|Author||Rekha, M. R. ♦ Sharma, C. P.|
|Source||Sree Chitra Tirunal Institute for Medical Sciences & Technology|
|Subject Domain (in DDC)||Technology ♦ Medicine & health ♦ Pharmacology and therapeutics|
|Subject Domain (in MeSH)||Therapeutics ♦ Analytical, Diagnostic and Therapeutic Techniques and Equipment|
|Subject Keyword||Drug Delivery|
|Abstract||Polyethyleneimine (PEI; 25 kDa)-conjugated pullulans (PPE1, PPE2 and PPE3) were developed and investigated for possible use in gene delivery applications. The cytotoxicity, blood component interactions such as red blood cell/white blood cell aggregation, platelet and complement activation, and protein interaction of the pullulan-conjugated PEI was drastically reduced in comparison to PEI-based nanocomplexes. Based on the blood compatibility studies, PPE1 was selected for further study. The buffering capacity of this derivative was similar to that of PEI, which plays an important role in efficient gene transfection. The particle size, zeta potential, stability in the presence of plasma and resistance to nuclease degradation were evaluated. In addition, cellular uptake and localization of plasmid, as well as transgene expression, were evaluated following in vitro transfection of HepG2 cells. Endocytosis inhibitors, confocal laser scanning microscopy and fluorescent labeling techniques were used to visualize the nanoplex uptake mechanism, cellular distribution and nuclear localization. The results from inhibitor experiments in the presence of asialofetuin indicated that the asialoglycoprotein receptor is involved in transfection of hepatocytes with pullulan-PEI complexes. The conjugation of pullulan with PEI did not hinder the plasmid nuclear localization ability of PEI. The transfection efficiency of pullulan conjugate was similar to PEI, with the added advantage of hemocompatibility and non-cytotoxicity. The transfection efficiency of PEI and PPE1 was 1.6- and 2-fold more, respectively, in the presence of serum than in the absence of serum. Therefore, the pullulan-PEI conjugate seems to be a promising gene delivery vector with good hemocompatibility and low toxicity but without compromising the transfection efficacy of PEI. (C) 2010 Acta Materialia Inc. Published by Elsevier Ltd. All rights reserved.|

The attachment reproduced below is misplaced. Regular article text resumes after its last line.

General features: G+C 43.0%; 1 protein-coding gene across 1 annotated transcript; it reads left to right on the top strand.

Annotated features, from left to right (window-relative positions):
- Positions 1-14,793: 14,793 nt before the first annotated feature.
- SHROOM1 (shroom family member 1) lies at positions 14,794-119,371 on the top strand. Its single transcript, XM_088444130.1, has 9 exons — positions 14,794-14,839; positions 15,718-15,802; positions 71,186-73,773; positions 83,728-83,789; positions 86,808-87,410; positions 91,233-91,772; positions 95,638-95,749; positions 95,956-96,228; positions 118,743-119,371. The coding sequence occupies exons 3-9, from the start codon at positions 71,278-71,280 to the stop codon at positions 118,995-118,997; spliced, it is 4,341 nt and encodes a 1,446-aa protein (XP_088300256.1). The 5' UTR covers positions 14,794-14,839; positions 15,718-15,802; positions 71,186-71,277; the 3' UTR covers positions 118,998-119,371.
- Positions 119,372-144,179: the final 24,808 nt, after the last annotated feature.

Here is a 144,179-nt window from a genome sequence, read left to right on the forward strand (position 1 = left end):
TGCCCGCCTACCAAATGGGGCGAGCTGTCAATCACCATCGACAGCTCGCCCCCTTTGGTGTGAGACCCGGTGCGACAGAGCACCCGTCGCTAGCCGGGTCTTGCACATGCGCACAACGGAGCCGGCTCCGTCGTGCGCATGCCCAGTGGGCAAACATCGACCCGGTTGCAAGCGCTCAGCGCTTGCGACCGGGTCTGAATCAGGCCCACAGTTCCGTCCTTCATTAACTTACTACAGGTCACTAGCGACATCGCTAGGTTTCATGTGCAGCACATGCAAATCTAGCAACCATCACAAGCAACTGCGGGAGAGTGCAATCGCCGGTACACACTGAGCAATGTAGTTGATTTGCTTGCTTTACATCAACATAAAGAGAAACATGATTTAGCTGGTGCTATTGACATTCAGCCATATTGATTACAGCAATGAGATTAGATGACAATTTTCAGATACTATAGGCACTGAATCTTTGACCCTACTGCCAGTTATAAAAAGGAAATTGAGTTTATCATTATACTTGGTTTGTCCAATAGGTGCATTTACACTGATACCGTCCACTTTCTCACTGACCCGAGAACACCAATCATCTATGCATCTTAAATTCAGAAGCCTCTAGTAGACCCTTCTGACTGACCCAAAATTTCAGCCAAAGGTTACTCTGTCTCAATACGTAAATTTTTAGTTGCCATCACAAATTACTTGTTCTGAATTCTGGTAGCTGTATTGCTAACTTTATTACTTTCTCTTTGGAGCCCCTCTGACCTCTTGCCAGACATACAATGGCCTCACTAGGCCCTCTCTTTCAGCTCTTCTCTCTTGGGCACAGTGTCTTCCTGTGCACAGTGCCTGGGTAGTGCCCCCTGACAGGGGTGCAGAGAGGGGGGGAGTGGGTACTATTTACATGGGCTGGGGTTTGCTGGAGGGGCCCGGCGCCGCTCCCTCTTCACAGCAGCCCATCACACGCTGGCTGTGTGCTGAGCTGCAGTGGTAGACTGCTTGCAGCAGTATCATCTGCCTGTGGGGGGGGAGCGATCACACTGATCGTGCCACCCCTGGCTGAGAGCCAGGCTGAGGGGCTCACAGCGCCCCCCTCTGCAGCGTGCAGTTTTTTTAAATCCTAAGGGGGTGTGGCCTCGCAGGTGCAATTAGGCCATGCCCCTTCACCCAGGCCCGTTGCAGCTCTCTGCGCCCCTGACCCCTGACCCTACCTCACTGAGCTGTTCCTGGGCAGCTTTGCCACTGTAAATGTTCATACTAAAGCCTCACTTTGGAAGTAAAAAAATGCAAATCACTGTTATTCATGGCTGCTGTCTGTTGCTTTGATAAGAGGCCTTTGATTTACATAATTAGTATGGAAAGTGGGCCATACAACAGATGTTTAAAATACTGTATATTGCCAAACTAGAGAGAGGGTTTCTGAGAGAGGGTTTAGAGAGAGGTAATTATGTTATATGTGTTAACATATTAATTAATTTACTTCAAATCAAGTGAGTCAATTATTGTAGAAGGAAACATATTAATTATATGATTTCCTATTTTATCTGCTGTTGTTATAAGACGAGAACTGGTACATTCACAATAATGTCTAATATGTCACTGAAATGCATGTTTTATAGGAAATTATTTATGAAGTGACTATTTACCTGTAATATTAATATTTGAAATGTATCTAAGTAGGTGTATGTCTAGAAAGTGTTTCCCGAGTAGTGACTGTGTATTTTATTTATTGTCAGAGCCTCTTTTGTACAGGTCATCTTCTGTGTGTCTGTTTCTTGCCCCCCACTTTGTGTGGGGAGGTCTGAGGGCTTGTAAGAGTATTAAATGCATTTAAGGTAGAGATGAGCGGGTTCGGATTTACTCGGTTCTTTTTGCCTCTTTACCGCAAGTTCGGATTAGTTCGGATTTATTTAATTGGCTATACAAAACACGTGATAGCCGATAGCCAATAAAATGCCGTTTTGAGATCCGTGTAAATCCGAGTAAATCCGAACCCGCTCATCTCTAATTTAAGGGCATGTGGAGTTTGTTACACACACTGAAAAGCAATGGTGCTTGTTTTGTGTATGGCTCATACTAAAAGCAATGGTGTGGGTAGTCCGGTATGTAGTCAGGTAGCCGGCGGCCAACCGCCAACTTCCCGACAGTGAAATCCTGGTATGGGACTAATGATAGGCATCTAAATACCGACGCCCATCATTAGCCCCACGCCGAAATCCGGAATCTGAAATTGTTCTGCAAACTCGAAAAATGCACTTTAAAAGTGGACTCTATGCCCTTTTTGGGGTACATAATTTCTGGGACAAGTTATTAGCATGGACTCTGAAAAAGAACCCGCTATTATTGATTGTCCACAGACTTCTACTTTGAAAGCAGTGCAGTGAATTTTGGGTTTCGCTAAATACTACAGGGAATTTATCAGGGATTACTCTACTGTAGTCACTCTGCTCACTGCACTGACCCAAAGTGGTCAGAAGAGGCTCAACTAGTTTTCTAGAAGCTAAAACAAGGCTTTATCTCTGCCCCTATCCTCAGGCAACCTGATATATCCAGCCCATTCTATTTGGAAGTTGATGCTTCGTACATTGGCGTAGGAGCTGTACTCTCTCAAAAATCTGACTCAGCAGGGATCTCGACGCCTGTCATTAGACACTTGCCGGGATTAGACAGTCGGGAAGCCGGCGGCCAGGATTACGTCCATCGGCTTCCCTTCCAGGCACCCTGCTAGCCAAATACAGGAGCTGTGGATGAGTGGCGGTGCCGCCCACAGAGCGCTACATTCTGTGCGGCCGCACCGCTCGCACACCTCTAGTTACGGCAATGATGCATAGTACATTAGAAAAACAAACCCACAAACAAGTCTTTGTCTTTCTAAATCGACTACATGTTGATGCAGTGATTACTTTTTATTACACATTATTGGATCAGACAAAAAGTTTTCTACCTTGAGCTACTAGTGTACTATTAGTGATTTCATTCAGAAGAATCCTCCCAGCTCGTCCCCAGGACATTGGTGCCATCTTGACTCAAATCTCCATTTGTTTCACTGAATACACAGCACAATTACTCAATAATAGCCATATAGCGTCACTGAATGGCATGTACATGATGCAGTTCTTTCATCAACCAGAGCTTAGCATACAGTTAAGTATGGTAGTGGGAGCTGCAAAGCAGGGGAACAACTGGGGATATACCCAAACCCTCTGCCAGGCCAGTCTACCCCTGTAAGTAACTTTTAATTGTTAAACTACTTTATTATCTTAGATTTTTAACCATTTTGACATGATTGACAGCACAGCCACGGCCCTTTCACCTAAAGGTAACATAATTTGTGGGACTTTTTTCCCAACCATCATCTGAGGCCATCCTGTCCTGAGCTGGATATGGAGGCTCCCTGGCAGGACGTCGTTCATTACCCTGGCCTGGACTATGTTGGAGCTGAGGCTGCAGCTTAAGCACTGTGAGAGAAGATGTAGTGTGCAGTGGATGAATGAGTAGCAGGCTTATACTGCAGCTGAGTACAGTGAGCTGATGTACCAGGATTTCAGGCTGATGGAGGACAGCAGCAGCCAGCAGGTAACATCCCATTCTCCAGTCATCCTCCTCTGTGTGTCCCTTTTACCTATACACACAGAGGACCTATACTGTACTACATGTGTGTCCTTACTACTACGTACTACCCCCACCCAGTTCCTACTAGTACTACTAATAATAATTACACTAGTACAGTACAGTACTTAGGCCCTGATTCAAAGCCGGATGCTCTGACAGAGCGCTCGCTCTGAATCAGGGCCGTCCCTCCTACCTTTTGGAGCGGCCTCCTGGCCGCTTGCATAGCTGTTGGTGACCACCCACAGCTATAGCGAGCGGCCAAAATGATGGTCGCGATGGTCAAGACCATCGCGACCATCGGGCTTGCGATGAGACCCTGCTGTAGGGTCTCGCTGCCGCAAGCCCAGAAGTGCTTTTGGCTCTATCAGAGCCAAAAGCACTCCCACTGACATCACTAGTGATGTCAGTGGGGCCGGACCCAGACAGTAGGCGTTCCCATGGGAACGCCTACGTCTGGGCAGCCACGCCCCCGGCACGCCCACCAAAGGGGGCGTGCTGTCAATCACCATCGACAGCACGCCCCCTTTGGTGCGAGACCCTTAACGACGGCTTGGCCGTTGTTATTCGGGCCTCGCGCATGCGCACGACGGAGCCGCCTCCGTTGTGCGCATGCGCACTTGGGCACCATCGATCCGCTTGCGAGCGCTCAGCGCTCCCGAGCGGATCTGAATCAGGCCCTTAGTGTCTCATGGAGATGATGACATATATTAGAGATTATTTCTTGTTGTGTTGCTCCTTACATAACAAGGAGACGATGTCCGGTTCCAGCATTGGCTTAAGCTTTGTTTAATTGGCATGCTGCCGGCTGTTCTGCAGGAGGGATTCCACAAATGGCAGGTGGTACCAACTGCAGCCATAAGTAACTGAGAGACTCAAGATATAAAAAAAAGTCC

|Education Level||UG and PG|
|Learning Resource Type||Article|
|Educational Framework||Medical Council of India (MCI)|
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